➤ Expungement Impossible? Think the internet is unforgiving? Talk to those who have had a criminal record expunged only to still find it in a Google search. That’s what happened to “Alan,” the focus of a Slate article chronicling how expunged criminal records still find their way online. His booking photo and info popped up on government sites and “online mug-shot galleries” two months post expungement. “The local police department posts a PDF file of weekly arrests, which was indexed by Google, and it shows up for search results of Alan’s name,” Sarah Esther Lageson writes. “Further, the local county jail roster allows users to search for previously jailed inmates who had since been released.” And Alan isn’t alone. Websites and criminal justice agencies are both totally in line with the lawwhen leaving criminal records on the web, while republishing public info first made available by the government is constitutionally sound. Lageson adds that “forcing a website to take down public records would violate the First Amendment.”
Is Autonomous Vehicle Legislation Taking a Back Seat This Year?
We may be mere miles away from driverless vehicles becoming the norm. But is the law ready to keep up?
Congress’ attempt to pass legislation on the issue by the end of 2018 was a no-go, with law firm Faegre Baker Daniels characterizing the “failure” as the result of safety concerns posed by Democrats. Likewise, Dentons added “tepid, on-again-off-again- support” of nonprofit lobbying organization American Association for Justice as among the reasons why.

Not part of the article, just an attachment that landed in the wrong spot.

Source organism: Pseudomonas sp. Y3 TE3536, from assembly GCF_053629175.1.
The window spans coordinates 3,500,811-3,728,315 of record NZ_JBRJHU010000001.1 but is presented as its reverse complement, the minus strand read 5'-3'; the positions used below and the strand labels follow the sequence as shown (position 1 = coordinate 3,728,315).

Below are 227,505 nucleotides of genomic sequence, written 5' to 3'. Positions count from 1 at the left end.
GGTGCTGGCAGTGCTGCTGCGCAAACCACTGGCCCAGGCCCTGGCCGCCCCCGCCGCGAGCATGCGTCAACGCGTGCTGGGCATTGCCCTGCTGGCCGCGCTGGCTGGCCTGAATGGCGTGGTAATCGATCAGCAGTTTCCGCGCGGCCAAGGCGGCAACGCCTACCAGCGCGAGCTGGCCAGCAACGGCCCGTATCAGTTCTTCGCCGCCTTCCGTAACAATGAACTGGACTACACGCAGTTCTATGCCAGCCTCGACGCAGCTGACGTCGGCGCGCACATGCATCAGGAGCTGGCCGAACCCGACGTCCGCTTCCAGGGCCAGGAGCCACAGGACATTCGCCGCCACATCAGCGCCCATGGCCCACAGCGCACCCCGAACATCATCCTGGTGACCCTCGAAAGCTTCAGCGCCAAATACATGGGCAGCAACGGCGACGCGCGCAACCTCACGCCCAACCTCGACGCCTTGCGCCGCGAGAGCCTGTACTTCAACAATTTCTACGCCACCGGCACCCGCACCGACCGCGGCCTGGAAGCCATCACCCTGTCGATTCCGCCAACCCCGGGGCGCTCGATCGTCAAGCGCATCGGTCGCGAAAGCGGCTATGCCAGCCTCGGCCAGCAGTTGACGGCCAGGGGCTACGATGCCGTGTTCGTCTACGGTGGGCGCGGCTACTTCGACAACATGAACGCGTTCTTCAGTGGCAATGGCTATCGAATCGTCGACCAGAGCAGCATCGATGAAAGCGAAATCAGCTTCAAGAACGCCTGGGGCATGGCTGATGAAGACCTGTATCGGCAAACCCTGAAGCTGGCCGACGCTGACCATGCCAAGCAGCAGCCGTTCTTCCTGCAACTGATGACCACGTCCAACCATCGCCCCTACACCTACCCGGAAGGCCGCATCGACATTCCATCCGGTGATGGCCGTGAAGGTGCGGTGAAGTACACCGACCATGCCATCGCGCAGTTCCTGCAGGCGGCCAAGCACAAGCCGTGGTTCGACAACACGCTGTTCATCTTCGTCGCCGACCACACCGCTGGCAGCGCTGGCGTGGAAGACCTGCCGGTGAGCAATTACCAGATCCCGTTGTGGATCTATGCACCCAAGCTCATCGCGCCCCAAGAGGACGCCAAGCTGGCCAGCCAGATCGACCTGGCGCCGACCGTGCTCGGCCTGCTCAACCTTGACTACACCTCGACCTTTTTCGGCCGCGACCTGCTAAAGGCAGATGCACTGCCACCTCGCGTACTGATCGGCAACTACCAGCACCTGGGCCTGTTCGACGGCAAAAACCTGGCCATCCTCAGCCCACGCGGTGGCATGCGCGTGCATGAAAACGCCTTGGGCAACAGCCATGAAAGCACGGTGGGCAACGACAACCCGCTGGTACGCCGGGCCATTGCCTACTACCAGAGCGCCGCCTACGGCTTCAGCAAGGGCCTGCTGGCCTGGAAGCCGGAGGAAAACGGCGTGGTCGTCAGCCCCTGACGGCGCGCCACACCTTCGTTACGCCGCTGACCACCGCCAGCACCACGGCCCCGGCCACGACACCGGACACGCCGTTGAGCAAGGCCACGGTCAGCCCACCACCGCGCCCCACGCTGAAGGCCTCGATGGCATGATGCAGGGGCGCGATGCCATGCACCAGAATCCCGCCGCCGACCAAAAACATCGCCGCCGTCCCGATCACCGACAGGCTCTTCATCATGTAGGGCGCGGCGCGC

Yet innovation may be inevitable. “AV technology is proven and it is ready to go,” O’Melveny’s Melody Drummond Hansen said in an emailed statement. (Hansen takes thing a step further and counts flying cars as a possibility.) Yet she noted “safety remains a perennial topic for companies, regulators and the public,” though added that those behind the technology bear responsibility for getting others on board with its advancement.
“AV innovators will have to craft consumer messages to accurately reflect the capabilities and limitations of AV, and offer guidance on how users can contribute to safety,” she said.
Dentons takes a bleaker view of AV law’s potential in the near future. Its blog post on the topic characterizes “the fact that no federal overhaul of AV safety regulations will come to pass in the immediate future” as “black and white.” Yet the firm does express hope for legislation down the road:
“Any legislation aimed at overhauling federal motor vehicle safety standards will likely take a backseat initially in the newly Democratically controlled House, which is focusing in the short-term on voting rights, campaign finance, and government ethics. However, given the non-partisan nature of updating Federal Motor Vehicle Standards to accommodate the autonomous revolution, new autonomous vehicle legislation will certainly be discussed.”
What’s more, Faegre Baker Daniels characterizes autonomous vehicle as “one of the few areas where bipartisan consensus seems achievable,” adding that states are already moving to shift things into gear.
“With no federal law on the horizon for now, the AV revolution will be born on the streets of Pennsylvania, Arizona and other states that have welcomed Silicon Valley’s innovation with open arms. According to the National Conference of State Legislatures, 29 states now have autonomous vehicle legislation. The bills range in restrictiveness—and by topic,” the firm added.
➤ Looking Ahead: While federal legislation for autonomous vehicles has so far fallen flat, the bipartisan nature of safety concerns around inevitable technology, lawmakers are likely to keep the doors open to at least begin discussing potential new frameworks.
Thanks for reading! Buckle up for next week.